A play requires a several hour commitment, during which you have to behave a certain way. No, you can’t walk around during it, you can’t receive a phone call, you can’t open a piece of candy, you can’t discuss stuff with your neighbors and you aren’t allowed to pee. There is a strict call for behavior during a show that, in our world now, seems pretty outrageous. You can bemoan all you want about the current attention span or whatever, but you’re itching for a world that you’ve never actually known, so I won’t do that here. Audience members have a two-plus hour commitment to be in this theater, and during that time you are a prisoner to social consequence.

Think about it. If you were sick, let’s say, and your doctor said that he could make you well, but you would have to come to his office at 8 pm and spend two hours there paying attention to his instructions, and by the time you were done you would be well, you wouldn’t go. Right now, if you go to the doctor and have to wait half an hour, during which you are allowed to read or watch TV or talk on your cellphone, but that’s half an hour you’re giving up, you still complain.

We’re just not in a world now where time is something we are willing to give up. You work all day, and then you have a certain number of hours to rejuvinate, and then you have to sleep. Your rejuvenation can sometimes be going to the gym or whatever, but more often than not, we need something that we can be totally passive about. As an audience member at a play, you are expected to participate. I’m gonna address each of these problems later, for now, I’m just going one at a time.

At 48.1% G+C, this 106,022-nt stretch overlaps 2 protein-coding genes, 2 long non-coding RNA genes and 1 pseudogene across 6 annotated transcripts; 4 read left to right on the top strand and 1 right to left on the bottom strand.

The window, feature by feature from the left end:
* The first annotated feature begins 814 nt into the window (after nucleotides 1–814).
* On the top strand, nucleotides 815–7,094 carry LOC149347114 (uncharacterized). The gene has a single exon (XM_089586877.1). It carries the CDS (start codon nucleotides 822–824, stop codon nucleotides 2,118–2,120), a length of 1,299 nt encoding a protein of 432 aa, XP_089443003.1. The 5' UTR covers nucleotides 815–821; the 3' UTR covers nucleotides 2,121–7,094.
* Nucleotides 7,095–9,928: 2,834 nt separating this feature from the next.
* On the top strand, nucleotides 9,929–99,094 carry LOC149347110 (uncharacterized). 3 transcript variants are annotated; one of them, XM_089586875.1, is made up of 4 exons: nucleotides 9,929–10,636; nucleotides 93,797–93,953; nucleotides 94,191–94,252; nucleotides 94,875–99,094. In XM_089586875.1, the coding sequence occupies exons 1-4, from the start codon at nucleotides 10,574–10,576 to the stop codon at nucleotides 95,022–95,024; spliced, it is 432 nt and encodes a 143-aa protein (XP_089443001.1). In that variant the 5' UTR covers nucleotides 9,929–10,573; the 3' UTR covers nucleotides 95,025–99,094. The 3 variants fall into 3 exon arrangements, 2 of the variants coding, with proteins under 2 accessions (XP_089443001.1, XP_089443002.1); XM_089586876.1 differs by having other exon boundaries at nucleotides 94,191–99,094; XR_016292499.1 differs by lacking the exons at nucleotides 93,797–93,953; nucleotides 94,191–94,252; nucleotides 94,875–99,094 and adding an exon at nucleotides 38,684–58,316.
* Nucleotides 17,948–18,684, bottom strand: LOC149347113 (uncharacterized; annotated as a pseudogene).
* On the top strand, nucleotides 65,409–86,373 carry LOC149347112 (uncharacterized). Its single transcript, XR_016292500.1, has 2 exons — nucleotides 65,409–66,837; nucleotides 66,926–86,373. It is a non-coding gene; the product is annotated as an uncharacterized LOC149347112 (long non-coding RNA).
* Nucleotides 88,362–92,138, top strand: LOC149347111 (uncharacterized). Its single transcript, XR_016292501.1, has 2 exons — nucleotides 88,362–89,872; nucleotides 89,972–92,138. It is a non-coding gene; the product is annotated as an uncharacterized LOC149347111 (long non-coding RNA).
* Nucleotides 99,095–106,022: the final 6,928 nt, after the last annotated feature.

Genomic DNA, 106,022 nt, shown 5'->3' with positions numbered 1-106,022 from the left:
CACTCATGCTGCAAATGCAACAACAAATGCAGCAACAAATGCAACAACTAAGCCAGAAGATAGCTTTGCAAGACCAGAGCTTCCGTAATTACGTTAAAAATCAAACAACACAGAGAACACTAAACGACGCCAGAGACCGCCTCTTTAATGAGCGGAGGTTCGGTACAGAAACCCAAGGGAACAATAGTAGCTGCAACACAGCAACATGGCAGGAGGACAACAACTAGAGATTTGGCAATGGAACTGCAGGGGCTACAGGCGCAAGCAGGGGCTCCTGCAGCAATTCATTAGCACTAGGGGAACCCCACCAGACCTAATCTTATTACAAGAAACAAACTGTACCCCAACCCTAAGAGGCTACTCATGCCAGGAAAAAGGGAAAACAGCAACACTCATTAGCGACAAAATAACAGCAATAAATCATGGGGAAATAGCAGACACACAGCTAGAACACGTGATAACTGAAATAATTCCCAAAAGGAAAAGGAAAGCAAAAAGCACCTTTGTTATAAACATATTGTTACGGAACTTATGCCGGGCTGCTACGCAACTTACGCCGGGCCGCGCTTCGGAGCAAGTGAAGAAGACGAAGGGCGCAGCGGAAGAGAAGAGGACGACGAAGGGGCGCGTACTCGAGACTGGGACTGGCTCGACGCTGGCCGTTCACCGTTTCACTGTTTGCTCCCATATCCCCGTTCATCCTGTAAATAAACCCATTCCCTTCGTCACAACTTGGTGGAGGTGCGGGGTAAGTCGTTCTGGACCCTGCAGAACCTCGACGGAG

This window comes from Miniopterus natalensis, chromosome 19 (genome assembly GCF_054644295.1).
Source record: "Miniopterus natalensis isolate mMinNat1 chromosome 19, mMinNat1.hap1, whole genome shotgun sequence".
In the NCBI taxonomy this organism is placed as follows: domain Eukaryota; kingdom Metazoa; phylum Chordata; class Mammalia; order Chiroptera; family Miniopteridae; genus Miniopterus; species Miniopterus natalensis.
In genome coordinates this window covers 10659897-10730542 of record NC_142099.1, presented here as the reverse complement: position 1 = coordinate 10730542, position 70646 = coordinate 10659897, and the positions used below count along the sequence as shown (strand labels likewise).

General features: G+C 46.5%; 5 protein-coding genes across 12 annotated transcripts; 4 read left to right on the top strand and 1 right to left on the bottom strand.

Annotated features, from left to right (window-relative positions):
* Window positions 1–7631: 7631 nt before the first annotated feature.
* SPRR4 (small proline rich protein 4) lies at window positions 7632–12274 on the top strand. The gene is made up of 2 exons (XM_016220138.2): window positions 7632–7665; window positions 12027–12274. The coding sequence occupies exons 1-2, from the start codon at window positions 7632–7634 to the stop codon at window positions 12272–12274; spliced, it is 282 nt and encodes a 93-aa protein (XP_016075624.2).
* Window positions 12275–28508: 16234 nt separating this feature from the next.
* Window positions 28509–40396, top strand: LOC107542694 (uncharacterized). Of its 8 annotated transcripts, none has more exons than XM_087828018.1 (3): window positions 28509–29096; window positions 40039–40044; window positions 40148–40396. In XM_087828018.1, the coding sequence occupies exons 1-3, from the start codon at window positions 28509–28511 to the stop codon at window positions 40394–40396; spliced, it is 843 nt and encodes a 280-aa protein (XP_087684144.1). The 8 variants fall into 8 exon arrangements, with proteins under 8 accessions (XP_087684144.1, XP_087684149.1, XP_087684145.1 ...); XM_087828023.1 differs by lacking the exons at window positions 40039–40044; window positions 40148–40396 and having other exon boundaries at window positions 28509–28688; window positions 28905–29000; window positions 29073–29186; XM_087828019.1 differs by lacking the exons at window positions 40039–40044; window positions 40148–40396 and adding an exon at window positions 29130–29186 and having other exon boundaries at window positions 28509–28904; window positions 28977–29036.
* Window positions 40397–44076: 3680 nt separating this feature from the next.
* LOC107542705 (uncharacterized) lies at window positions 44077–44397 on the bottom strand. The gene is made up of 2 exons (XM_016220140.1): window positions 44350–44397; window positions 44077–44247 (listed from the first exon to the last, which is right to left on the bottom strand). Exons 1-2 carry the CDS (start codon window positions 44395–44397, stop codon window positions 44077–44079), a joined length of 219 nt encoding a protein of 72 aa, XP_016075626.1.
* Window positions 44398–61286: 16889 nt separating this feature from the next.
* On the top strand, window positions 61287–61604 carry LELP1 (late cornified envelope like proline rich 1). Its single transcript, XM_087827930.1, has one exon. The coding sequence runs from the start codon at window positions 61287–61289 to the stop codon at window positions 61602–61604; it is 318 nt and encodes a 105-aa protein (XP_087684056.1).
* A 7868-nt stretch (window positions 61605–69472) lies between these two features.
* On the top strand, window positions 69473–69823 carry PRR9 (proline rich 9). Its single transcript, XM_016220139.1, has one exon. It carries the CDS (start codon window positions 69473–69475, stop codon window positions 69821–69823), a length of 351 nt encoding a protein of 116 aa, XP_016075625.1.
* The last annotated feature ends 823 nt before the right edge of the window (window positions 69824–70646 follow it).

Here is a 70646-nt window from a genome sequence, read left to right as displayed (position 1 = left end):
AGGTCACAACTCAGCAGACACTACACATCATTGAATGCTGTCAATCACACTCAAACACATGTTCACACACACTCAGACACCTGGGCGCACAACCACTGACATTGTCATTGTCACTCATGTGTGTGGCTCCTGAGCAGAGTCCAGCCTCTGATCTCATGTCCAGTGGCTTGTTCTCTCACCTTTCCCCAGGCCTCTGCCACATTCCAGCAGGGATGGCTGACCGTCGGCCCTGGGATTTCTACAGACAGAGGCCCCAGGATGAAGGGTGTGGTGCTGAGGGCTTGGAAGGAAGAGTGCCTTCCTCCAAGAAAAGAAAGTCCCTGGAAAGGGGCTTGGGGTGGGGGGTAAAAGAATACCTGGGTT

Inconsistent Quality

If you sit down to watch a TV show, you pretty much know what you’re getting. And if you don’t know, chances are you aren’t gonna give something a chance. Again, bitch somewhere else about people needing to be adventurous, they aren’t, they’re never going to be, so I want to deal with what *is*. The fact is, we generally don’t opt for the unknown, we don’t think “Well, I’ve been working all day, I’ve been eating crap all day, I have an hour for dinner… maybe I’ll try that completely forboding unknown Vietnamese place on the corner where the waitresses are all in burkas…”

People have only so many minutes for their evenings, and they don’t want to walk away from something feeling worse than they did going in.

There is an important distinction here, and it might be the only insight that isn’t totally obvious, and that is that people aren’t willing to bet on the unknown, but they really enjoy the challenging, the insightful, the mature. If I were to stick with the sitcom model, then I would say people really enjoyed Cheers and, later, they enjoyed Frasier. Cheers had a tough first year, but the complicated relationship models, the strange characters with real back stories and the misery of constant romantic failure kept people tuned in, the same could be said for Frasier. People like difficult stories, and they like mature looks at the world, they aren’t scared that something will be difficult or unpleasant. They’re scared that it will be bad.